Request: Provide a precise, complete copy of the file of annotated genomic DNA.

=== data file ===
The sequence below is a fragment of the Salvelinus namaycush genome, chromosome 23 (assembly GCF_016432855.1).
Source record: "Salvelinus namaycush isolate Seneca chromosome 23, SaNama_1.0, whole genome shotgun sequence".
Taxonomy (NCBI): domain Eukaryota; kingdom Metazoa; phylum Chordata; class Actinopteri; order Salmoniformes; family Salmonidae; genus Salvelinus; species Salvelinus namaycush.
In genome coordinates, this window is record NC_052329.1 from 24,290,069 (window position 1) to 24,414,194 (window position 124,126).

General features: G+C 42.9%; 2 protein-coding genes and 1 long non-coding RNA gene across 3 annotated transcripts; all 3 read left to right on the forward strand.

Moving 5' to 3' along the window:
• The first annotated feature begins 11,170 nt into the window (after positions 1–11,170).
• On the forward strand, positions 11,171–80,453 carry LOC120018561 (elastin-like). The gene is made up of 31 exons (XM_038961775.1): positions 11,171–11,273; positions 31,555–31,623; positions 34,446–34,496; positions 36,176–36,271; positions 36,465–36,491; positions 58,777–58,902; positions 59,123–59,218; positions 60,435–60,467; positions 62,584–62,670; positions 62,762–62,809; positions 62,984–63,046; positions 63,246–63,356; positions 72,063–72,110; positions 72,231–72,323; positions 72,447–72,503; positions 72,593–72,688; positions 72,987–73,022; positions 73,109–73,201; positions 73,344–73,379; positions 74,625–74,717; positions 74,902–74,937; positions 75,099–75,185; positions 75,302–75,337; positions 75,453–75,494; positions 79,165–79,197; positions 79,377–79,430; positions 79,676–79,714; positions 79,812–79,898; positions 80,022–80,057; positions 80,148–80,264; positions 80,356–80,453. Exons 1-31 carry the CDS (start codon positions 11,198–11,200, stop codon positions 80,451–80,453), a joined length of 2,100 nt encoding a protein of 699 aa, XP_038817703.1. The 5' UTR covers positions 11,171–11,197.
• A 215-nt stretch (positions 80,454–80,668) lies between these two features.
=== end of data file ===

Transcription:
The sequence below is a fragment of the Salvelinus namaycush genome, chromosome 23 (assembly GCF_016432855.1).
Source record: "Salvelinus namaycush isolate Seneca chromosome 23, SaNama_1.0, whole genome shotgun sequence".
Taxonomy (NCBI): domain Eukaryota; kingdom Metazoa; phylum Chordata; class Actinopteri; order Salmoniformes; family Salmonidae; genus Salvelinus; species Salvelinus namaycush.
In genome coordinates, this window is record NC_052329.1 from 24,290,069 (window position 1) to 24,414,194 (window position 124,126).

General features: G+C 42.9%; 2 protein-coding genes and 1 long non-coding RNA gene across 3 annotated transcripts; all 3 read left to right on the forward strand.

Moving 5' to 3' along the window:
• The first annotated feature begins 11,170 nt into the window (after positions 1–11,170).
• On the forward strand, positions 11,171–80,453 carry LOC120018561 (elastin-like). The gene is made up of 31 exons (XM_038961775.1): positions 11,171–11,273; positions 31,555–31,623; positions 34,446–34,496; positions 36,176–36,271; positions 36,465–36,491; positions 58,777–58,902; positions 59,123–59,218; positions 60,435–60,467; positions 62,584–62,670; positions 62,762–62,809; positions 62,984–63,046; positions 63,246–63,356; positions 72,063–72,110; positions 72,231–72,323; positions 72,447–72,503; positions 72,593–72,688; positions 72,987–73,022; positions 73,109–73,201; positions 73,344–73,379; positions 74,625–74,717; positions 74,902–74,937; positions 75,099–75,185; positions 75,302–75,337; positions 75,453–75,494; positions 79,165–79,197; positions 79,377–79,430; positions 79,676–79,714; positions 79,812–79,898; positions 80,022–80,057; positions 80,148–80,264; positions 80,356–80,453. Exons 1-31 carry the CDS (start codon positions 11,198–11,200, stop codon positions 80,451–80,453), a joined length of 2,100 nt encoding a protein of 699 aa, XP_038817703.1. The 5' UTR covers positions 11,171–11,197.
• A 215-nt stretch (positions 80,454–80,668) lies between these two features.